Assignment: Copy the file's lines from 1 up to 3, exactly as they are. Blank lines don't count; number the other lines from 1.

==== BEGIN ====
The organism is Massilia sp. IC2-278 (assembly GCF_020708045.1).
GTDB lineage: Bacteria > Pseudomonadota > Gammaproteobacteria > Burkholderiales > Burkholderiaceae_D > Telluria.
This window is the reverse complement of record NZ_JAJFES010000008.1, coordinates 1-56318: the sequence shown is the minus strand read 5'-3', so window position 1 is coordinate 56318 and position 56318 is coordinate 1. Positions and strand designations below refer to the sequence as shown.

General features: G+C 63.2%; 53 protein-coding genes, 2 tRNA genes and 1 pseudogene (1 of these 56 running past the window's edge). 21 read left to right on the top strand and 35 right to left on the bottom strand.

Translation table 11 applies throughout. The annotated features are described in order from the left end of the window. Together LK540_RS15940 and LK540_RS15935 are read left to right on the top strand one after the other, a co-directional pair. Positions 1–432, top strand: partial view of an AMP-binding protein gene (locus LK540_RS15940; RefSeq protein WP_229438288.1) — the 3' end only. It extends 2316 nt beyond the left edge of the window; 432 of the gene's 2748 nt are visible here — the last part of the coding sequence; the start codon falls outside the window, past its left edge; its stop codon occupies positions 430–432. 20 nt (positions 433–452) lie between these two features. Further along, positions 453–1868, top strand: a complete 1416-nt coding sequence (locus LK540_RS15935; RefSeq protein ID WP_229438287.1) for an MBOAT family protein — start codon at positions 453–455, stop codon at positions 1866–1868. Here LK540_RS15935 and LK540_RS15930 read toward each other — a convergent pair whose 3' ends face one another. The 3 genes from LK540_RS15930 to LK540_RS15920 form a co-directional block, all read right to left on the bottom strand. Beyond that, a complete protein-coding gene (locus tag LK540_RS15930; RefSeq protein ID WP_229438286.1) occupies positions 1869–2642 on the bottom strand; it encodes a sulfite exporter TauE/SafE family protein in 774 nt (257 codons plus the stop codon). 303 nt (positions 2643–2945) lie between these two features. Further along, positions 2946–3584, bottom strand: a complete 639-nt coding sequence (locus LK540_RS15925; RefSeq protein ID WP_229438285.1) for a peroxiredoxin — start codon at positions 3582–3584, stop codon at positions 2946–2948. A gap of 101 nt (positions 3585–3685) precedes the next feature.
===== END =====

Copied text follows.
The organism is Massilia sp. IC2-278 (assembly GCF_020708045.1).
GTDB lineage: Bacteria > Pseudomonadota > Gammaproteobacteria > Burkholderiales > Burkholderiaceae_D > Telluria.
This window is the reverse complement of record NZ_JAJFES010000008.1, coordinates 1-56318: the sequence shown is the minus strand read 5'-3', so window position 1 is coordinate 56318 and position 56318 is coordinate 1. Positions and strand designations below refer to the sequence as shown.